The Person Who Needs the Most Help Doesn't Always AskJul 05, 2020
Have you ever heard yourself say, "Whatever possessed me to say yes to this in the first place? Why didn't I just say no?" Or, after negotiating a deal, have you ever thought, "Why didn't I ask for ___? I could kick myself!" Chances are, you're not alone, but if it happens, it poses a problem. It reveals that sometimes you and your words are not on the same page.
You desire one outcome, but your words take you to a different one.
Do you catch yourself responding to requests with, "I don't think I can _______" instead of saying, "No, I cannot do that," leaving the door open for them to push back?
When I say you have a relationship to words, that may be an idea you have never thought about. But what we find is that in the depths of people's souls – where true behavior and its resulting success or chaos originates – there is a relationship with certain words. The nature of that relationship dictates a lot of what happens in people's lives. If the relationship is good and they get along well with words, they use them to create and maintain a healthy structure and boundaries. But if they do not get along well with words, the structure and boundaries are compromised, and their lives become fragmented as a result.
So, we are going to look at the words that have to do with why you find yourself in certain situations more than you might think. We are going to examine your relationship to some key words, including how you feel about them and how free you are to use them, or not. Before we dive into looking at specific words and phrases, it's important to understand how certain words become embedded or internalized in our lives.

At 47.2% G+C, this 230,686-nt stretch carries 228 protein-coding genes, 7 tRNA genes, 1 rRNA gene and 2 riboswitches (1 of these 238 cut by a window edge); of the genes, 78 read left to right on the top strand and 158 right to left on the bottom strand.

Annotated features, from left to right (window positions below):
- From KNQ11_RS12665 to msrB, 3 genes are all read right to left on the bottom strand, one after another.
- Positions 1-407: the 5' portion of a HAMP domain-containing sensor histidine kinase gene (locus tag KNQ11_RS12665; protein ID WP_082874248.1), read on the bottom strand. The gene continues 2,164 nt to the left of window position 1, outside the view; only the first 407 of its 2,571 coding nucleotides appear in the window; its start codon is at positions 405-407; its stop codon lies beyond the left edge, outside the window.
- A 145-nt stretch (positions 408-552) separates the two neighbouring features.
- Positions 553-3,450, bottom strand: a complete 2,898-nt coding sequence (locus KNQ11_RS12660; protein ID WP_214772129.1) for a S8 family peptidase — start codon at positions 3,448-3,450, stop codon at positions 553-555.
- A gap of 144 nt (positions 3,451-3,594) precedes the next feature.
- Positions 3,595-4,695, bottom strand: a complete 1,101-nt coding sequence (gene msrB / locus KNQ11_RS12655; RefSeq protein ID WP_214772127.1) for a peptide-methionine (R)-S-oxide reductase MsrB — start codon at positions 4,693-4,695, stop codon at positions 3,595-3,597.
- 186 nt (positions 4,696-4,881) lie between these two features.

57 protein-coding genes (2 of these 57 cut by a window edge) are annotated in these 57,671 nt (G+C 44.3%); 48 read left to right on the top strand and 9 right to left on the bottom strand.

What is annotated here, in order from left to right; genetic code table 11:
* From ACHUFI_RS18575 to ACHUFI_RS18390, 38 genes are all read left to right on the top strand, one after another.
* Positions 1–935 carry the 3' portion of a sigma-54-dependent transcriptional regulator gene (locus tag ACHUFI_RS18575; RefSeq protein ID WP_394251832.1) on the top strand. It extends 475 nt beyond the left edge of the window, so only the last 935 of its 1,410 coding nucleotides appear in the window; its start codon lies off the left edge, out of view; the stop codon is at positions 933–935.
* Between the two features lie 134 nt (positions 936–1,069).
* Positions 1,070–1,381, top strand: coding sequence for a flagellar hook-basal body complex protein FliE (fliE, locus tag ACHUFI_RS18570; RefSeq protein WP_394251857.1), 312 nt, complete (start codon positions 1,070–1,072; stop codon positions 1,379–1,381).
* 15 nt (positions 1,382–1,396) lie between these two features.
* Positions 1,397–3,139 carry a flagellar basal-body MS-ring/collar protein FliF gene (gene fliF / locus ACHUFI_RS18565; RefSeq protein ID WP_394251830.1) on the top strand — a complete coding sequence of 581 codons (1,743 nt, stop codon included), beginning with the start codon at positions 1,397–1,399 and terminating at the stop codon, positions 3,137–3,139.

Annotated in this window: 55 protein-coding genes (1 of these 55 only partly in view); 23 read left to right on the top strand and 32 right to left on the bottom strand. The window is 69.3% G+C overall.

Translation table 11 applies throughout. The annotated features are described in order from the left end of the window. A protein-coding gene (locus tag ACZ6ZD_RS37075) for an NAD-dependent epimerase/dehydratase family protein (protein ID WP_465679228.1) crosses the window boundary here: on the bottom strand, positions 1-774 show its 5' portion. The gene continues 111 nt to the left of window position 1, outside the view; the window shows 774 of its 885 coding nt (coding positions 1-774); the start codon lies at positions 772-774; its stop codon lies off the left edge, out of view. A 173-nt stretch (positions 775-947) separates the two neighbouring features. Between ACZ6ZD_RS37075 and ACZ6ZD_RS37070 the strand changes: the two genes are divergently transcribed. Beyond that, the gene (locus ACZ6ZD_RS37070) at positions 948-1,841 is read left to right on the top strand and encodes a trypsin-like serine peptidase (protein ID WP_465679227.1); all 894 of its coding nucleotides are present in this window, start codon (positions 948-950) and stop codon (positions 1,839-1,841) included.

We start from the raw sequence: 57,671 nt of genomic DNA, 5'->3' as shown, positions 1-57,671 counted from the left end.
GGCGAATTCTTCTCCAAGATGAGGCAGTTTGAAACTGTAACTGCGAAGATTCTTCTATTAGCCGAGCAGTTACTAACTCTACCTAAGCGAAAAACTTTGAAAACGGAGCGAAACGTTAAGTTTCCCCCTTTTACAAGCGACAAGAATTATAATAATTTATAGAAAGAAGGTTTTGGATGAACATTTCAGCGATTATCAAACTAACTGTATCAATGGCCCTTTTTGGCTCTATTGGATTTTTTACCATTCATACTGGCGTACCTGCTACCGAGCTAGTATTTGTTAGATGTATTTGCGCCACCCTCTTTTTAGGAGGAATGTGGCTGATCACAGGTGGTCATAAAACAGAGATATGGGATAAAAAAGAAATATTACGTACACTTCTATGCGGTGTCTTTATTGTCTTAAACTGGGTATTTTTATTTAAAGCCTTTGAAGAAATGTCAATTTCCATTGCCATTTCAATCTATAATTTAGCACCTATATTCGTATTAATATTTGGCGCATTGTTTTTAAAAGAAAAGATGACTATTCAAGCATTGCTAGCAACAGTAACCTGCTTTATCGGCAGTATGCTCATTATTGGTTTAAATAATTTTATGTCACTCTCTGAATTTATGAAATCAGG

One would think that when you say yes or no to something, your answer is based on the merits of what you want to choose. When you want to grant a request, buy a product, agree to a price, take an assignment, or go to lunch with someone, you say yes. If not, you say no. But in reality, that is not what always happens. Sometimes you may be on autopilot and have less choice in your response than you may think.
Think about people you know or even yourself. Have you noticed that there are people who routinely find themselves in some situation they do not want to be in? Inevitably, they land in some activity, relationship, scheduling conflict, or problem they do not want. The reason is not that they failed to just say no once or twice. They basically never say no. Their choices are rarely about their relationship with the word "no" itself. They are conflicted about the word at a very deep level. They reach down there in hopes of finding "no," but it eludes them.
Or, think of the person on your team who know you cannot send to do that negotiation. When you need someone who can go into a meeting, ask for the moon, and expect to get it, this is the last person you'd call on. They just are the kind of people who never ask for what they want. For some reason, they can't pull the trigger. As a result, they rarely get out of life what they desire, and oftentimes they don't even get what they need.
They get only what comes their way and nothing more. Then you know other people who can go into a meeting, ask for the moon, and get it. You exclaim, "How did you get them to agree to that?" And they answer, "I just asked for it, and they said fine."
The difference is not that one person wants or needs the outcome any more or less than the other. In fact, often the person who needs something the most is the one who finds it more difficult to ask. The real difference is that some people have a longstanding relationship with certain words that render saying them virtually impossible. The result of not saying those words when we need to, or saying them when we don't, is that our lives become fragmented and scattered – a far cry from the integrated life we all want.